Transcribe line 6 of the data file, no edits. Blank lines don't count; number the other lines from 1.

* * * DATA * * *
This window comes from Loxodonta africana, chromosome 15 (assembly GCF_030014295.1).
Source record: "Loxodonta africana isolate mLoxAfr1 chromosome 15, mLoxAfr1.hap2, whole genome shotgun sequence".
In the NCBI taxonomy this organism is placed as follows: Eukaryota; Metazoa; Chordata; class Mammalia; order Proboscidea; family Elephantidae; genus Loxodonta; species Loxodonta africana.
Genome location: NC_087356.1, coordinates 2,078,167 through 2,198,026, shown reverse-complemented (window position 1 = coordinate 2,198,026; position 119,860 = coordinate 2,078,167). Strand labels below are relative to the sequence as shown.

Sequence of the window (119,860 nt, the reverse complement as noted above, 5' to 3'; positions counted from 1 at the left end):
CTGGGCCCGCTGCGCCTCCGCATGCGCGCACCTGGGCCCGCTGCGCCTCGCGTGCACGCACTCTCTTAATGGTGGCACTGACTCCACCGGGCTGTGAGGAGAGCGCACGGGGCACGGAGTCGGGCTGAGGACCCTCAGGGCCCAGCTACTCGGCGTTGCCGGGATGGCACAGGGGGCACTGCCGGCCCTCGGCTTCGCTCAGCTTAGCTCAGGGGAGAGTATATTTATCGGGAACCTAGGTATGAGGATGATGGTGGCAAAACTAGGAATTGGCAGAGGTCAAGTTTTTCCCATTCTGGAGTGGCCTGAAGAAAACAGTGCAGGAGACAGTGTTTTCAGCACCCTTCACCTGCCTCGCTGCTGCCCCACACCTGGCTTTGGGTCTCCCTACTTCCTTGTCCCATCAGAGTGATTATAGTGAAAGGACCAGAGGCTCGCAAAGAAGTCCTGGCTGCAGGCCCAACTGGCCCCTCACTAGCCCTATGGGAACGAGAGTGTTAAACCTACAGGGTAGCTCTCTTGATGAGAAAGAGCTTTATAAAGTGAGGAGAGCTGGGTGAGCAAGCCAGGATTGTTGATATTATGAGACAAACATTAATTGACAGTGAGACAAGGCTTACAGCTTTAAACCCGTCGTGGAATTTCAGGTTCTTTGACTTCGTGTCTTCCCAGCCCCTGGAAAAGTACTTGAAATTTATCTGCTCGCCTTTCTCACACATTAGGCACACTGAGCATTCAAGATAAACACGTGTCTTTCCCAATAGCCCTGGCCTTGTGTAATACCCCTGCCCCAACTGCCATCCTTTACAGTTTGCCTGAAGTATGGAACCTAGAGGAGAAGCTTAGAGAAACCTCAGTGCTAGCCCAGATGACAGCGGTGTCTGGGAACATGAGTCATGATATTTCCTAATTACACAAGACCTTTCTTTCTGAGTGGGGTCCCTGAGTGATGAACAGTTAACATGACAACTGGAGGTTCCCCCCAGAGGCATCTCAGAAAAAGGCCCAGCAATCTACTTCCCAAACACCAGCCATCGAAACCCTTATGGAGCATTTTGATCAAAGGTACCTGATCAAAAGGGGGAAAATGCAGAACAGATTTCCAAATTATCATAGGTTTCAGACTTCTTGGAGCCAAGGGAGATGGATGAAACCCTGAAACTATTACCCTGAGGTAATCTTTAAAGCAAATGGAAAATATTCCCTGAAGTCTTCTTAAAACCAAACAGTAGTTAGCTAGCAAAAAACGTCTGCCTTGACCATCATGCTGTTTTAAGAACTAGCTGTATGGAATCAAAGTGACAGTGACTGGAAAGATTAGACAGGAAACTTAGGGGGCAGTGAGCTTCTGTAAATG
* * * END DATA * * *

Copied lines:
CTGGGCCCGCTGCGCCTCCGCATGCGCGCACCTGGGCCCGCTGCGCCTCGCGTGCACGCACTCTCTTAATGGTGGCACTGACTCCACCGGGCTGTGAGGAGAGCGCACGGGGCACGGAGTCGGGCTGAGGACCCTCAGGGCCCAGCTACTCGGCGTTGCCGGGATGGCACAGGGGGCACTGCCGGCCCTCGGCTTCGCTCAGCTTAGCTCAGGGGAGAGTATATTTATCGGGAACCTAGGTATGAGGATGATGGTGGCAAAACTAGGAATTGGCAGAGGTCAAGTTTTTCCCATTCTGGAGTGGCCTGAAGAAAACAGTGCAGGAGACAGTGTTTTCAGCACCCTTCACCTGCCTCGCTGCTGCCCCACACCTGGCTTTGGGTCTCCCTACTTCCTTGTCCCATCAGAGTGATTATAGTGAAAGGACCAGAGGCTCGCAAAGAAGTCCTGGCTGCAGGCCCAACTGGCCCCTCACTAGCCCTATGGGAACGAGAGTGTTAAACCTACAGGGTAGCTCTCTTGATGAGAAAGAGCTTTATAAAGTGAGGAGAGCTGGGTGAGCAAGCCAGGATTGTTGATATTATGAGACAAACATTAATTGACAGTGAGACAAGGCTTACAGCTTTAAACCCGTCGTGGAATTTCAGGTTCTTTGACTTCGTGTCTTCCCAGCCCCTGGAAAAGTACTTGAAATTTATCTGCTCGCCTTTCTCACACATTAGGCACACTGAGCATTCAAGATAAACACGTGTCTTTCCCAATAGCCCTGGCCTTGTGTAATACCCCTGCCCCAACTGCCATCCTTTACAGTTTGCCTGAAGTATGGAACCTAGAGGAGAAGCTTAGAGAAACCTCAGTGCTAGCCCAGATGACAGCGGTGTCTGGGAACATGAGTCATGATATTTCCTAATTACACAAGACCTTTCTTTCTGAGTGGGGTCCCTGAGTGATGAACAGTTAACATGACAACTGGAGGTTCCCCCCAGAGGCATCTCAGAAAAAGGCCCAGCAATCTACTTCCCAAACACCAGCCATCGAAACCCTTATGGAGCATTTTGATCAAAGGTACCTGATCAAAAGGGGGAAAATGCAGAACAGATTTCCAAATTATCATAGGTTTCAGACTTCTTGGAGCCAAGGGAGATGGATGAAACCCTGAAACTATTACCCTGAGGTAATCTTTAAAGCAAATGGAAAATATTCCCTGAAGTCTTCTTAAAACCAAACAGTAGTTAGCTAGCAAAAAACGTCTGCCTTGACCATCATGCTGTTTTAAGAACTAGCTGTATGGAATCAAAGTGACAGTGACTGGAAAGATTAGACAGGAAACTTAGGGGGCAGTGAGCTTCTGTAAATG